The highest drowning rate is among schoolboys, upper grades, swimming in unguarded ponds, rivers and lakes on late Sunday afternoons. That’s bad news, but there’s good news about artificial respiration. The good news is that those boys will be able to save each other this year because they already know how to do the Heimlich maneuver. Drowning is "choking on water!" When Henry Heimlich, a thoracic surgeon in Cincinnati, Ohio, told the world about restoring breathing to someone choking on a foreign object, he designated it "for drowning and for choking." That was 30 years ago!
We all learned what someone called a "maneuver." Now it’s in the dictionaries - in the "H" listings - and mine says, "The Heimlich Maneuver ... an emergency technique used for dislodging an object stuck in the windpipe. Air is forced up the windpipe by applying sudden, sharp pressure to the abdomen just above the rib cage."
The various agencies teaching lifesaving and cardiopulmonary-resuscitation had endorsed mouth-to-mouth breathing, and they apparently didn’t hear Heimlich shouting, "You cannot force air into water-filled lungs!"
Scientific studies take time and money, but many universities conducted studies on animals and humans to determine the effectiveness of blowing air into lungs. Not one study showed enough air getting into the lungs.
Then came "Annie," an imported full-length mannequin with face and "lungs" and full body in track suit and tennis shoes.
I was teaching at an American Red Cross aquatic school when the first "Resusi-Annie" was unpacked. We were truly excited about this "body," which was so life-like that her chest rose and lowered as we blew air into her mouth. We took turns, wiping her mouth before each change of "rescuers."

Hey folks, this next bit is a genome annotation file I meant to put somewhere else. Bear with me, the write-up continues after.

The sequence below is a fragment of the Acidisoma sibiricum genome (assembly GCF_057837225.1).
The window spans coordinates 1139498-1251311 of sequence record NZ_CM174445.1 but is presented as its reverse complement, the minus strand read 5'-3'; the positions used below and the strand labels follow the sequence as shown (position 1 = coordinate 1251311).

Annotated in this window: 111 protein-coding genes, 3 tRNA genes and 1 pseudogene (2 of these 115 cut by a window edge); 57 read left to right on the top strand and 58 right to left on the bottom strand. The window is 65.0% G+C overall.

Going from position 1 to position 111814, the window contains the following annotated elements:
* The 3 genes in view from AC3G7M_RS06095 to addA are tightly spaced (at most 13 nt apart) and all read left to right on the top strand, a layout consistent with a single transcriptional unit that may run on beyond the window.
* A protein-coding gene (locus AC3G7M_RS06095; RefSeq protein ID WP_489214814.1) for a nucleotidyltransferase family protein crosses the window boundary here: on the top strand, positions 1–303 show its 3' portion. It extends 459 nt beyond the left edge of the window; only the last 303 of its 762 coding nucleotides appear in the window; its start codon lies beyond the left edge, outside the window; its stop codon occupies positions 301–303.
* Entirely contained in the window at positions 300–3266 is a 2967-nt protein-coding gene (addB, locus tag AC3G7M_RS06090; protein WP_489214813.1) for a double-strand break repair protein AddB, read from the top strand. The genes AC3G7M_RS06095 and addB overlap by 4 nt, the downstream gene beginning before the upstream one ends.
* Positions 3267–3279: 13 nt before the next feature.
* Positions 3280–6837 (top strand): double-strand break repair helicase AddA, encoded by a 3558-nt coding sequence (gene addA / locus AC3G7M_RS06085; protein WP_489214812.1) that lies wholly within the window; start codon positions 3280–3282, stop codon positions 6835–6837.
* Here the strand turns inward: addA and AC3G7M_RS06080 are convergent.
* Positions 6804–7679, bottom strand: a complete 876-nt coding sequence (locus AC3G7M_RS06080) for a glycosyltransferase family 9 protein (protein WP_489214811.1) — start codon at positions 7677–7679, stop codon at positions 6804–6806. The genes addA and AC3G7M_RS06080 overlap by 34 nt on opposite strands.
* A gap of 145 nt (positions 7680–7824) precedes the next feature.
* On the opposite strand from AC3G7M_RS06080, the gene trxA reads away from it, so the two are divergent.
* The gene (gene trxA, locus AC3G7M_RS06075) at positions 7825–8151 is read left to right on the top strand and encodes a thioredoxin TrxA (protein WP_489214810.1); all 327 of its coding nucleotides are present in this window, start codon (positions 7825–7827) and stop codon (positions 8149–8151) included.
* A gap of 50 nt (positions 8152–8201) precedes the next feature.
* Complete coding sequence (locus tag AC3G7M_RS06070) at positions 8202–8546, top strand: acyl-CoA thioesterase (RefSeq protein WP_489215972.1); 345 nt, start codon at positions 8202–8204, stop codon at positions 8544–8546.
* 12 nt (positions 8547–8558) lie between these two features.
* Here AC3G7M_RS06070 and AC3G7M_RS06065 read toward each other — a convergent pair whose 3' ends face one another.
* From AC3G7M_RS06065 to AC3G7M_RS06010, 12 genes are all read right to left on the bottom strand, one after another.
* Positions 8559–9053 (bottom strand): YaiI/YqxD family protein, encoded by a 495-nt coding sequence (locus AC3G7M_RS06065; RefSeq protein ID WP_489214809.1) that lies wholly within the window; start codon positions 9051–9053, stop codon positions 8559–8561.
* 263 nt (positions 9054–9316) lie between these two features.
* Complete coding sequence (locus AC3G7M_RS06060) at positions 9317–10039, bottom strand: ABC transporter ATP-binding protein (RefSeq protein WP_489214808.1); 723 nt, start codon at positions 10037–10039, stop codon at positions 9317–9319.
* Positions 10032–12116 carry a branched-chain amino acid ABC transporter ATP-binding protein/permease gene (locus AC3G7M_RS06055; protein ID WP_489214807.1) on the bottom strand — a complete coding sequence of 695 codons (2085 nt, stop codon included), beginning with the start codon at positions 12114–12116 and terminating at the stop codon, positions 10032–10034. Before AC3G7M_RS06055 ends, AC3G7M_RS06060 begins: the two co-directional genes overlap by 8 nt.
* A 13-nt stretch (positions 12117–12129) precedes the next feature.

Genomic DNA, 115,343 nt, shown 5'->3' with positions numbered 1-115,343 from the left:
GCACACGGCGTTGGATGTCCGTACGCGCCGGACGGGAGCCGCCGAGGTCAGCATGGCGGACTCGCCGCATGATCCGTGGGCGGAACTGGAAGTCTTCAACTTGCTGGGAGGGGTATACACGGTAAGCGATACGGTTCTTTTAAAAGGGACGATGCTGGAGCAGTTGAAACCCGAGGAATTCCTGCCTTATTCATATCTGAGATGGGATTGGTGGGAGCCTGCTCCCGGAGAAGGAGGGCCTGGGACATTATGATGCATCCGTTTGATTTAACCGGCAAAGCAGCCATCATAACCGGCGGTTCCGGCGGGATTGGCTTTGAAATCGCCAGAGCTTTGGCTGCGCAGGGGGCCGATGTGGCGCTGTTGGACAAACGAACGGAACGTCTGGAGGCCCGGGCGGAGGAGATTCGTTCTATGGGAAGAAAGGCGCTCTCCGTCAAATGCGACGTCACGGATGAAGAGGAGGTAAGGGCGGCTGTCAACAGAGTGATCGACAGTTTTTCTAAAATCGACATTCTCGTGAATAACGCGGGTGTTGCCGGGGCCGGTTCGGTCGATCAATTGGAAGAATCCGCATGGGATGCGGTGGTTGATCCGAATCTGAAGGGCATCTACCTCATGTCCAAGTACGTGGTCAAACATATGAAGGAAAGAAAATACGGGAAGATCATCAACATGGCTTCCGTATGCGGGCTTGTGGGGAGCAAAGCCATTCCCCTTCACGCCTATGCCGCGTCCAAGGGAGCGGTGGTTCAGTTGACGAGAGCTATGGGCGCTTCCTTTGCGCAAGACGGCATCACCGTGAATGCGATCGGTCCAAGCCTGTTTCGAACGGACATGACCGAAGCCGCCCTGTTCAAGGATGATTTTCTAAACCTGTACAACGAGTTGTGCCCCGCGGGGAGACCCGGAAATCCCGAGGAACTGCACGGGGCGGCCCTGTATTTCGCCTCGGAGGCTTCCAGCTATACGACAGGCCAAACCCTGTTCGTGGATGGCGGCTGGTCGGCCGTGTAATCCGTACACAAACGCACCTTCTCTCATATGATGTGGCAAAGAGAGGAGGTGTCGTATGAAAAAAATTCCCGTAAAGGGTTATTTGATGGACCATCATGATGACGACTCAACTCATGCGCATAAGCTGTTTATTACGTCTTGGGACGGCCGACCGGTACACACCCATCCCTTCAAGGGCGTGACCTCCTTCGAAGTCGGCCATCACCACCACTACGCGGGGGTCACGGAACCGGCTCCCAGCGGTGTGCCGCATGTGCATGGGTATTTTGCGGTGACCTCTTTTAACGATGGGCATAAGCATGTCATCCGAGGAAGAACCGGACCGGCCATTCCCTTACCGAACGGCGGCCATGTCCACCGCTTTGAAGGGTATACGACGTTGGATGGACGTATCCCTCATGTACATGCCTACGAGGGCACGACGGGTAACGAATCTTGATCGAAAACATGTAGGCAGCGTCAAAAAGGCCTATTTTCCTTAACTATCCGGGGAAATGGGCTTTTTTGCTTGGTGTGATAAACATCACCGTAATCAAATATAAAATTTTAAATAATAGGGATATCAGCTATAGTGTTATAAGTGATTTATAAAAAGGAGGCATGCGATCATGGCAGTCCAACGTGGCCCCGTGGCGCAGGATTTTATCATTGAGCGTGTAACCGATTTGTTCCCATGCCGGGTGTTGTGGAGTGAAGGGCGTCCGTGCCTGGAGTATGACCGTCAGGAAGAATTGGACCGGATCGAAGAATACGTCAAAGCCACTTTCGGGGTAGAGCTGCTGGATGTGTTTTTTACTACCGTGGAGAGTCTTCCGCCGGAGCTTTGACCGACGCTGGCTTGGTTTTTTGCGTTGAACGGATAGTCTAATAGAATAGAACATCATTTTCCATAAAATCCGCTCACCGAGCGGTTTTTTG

When it was my turn, I thought: "This is backwards!" I realized that I should have had some way to get the water out before I tried to force air in.
Only about half of those who had stopped breathing were being revived. With the Heimlich maneuver used instead of blowing into mouths, a five-year study by lifeguards showed that 97 percent of unconscious, not-breathing victims recover fully!
Here’s what happens when someone drowns: The person is vertical in the water, head stretched back to try to gulp some air. When he loses consciousness he is suddenly limp all over and water rushes into the airways and lungs.
On shore or in a boat, pressure above the navel and below the rib cage causes the breathing muscle - the diaphragm - to press against the two lungs, sending the water up and out!
The Heimlich maneuver is usually done with the victim flat on his back and with the rescuer astride his or her thighs.
Infants and small children can be on the rescuer’s lap or on a bench or table; two fingers of each hand are used to apply rapid, gentle pressures, ending each pressure with an upward motion above the navel and below the rib cage.
Parents should accompany those boys if they are to swim where no lifeguard is on duty!